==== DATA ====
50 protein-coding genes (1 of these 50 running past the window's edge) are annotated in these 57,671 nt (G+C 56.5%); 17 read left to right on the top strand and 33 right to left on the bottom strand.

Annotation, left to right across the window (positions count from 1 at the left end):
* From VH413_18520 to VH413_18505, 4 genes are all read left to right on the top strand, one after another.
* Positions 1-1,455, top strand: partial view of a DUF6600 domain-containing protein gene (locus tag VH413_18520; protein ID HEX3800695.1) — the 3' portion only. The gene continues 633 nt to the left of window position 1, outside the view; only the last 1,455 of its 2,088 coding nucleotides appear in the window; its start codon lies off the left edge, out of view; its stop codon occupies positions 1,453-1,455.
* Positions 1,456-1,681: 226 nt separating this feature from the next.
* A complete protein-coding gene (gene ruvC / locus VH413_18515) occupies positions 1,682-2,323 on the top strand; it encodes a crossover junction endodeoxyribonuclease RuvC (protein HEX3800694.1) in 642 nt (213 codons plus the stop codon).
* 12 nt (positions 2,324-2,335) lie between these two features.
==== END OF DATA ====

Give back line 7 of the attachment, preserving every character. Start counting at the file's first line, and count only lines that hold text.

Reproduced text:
* 12 nt (positions 2,324-2,335) lie between these two features.